I get somewhat intrigued by what we would normally consider “obscure” comments in the Bible. I’m of the inerrant/infallible school of theology, not that I don’t have plenty of questions for the other side of eternity. Nevertheless, that doesn’t stop me from trusting the Author for what’s in the Book, even if some of its contents keeps me scratching my forehead.
So here’s one of those parts to the story of the patriarch Jacob and his burgeoning family that I find interesting:
“Soon after this, Rebekah’s old nurse, Deborah, died. She was buried beneath the oak tree in the valley below Bethel. Ever since, the tree has been called Allon-bacuth (which means ‘oak of weeping’).”
I was curious why God put a little honorarium to this practically unknown servant in His eternal record. (I love how God does that so many times in the Bible.) This Deborah was someone that Jacob had grown up with all of his life, since she was his mother’s “nursemaid” from before he was born. Then the similitude makes sense when I read the next part:
“Now that Jacob had returned from Paddan-aram, God appeared to him again at Bethel. God blessed him, saying, ‘Your name is Jacob, but you will not be called Jacob any longer. From now on your name will be Israel.’ So God renamed him Israel.”
Jacob’s return from Paddan-aram (ie, “not the Promised Land”) marked the passing of the old life and the beginning of the new. He was sent away from Canaan to find a wife from among his family’s people, but his return got delayed because of another’s deceptive plot, not to mention some of his own bad decisions. (He wasn’t exactly sold out on God at this point of his young impetuous life, as noted in his comment to God after the stairway to heaven dream, i.e., “You will be my God if….”)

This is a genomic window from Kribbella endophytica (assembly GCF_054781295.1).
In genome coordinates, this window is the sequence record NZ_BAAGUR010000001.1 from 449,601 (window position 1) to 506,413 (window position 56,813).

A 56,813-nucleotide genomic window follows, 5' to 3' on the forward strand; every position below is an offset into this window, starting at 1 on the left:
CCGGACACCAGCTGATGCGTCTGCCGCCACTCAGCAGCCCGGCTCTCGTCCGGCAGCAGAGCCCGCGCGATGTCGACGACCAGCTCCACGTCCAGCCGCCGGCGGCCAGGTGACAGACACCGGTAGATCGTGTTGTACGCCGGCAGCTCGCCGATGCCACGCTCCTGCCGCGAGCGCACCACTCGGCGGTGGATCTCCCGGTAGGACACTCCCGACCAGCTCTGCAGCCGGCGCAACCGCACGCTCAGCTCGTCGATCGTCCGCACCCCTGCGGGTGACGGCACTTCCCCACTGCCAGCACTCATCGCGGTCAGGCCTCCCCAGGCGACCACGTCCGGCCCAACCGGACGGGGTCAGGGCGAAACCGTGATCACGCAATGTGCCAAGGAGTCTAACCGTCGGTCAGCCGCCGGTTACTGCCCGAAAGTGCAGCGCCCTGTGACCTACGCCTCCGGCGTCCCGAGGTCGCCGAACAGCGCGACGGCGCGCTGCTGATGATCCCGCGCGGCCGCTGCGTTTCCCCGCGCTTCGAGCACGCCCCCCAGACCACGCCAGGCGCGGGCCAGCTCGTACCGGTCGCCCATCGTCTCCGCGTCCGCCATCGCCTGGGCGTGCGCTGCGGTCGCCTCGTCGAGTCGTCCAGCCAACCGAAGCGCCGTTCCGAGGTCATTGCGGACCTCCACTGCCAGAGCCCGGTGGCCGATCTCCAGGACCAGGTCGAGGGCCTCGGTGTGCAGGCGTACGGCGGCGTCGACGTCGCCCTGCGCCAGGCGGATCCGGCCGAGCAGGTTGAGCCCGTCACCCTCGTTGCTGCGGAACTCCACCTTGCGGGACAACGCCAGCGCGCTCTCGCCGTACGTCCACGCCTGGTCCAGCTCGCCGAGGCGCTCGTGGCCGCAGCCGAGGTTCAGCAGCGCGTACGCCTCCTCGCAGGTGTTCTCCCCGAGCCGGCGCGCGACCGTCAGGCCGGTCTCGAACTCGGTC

So in this example, it seems like God is saying that the old life had to die so that the new life could begin. Sounds suspiciously like something Paul remarks on the the New Testament:
“This means that anyone who belongs to Christ has become a new person. The old life is gone; a new life has begun!”
It’s fairly informative that the place where “auntie” Deborah was buried was a place of weeping. Transition is hard, many times. Painful. It can be gut-wrenchingly scary to say bid an old way of doing, thinking, feeling farewell. Diedrich Bonhoeffer put it decisively when he penned, “When God calls a man, He bids him come and die.”
And it wasn’t until Jacob returned to where he was supposed to be that God set him back on the program and changed his name to Israel. As long as we return to the place God has for us (the preachers call it “repentance”), His sovereign plan will not be derailed through us.
It’s part of the package known as amazing grace.
Gensis 35: 8-10; 1 Corinthians 5:17 Holy Bible. New Living Translation copyright© 1996, 2004, 2007, 2013 by Tyndale House Foundation. Used by permission of Tyndale House Publishers Inc., Carol Stream, Illinois 60188. All rights reserved.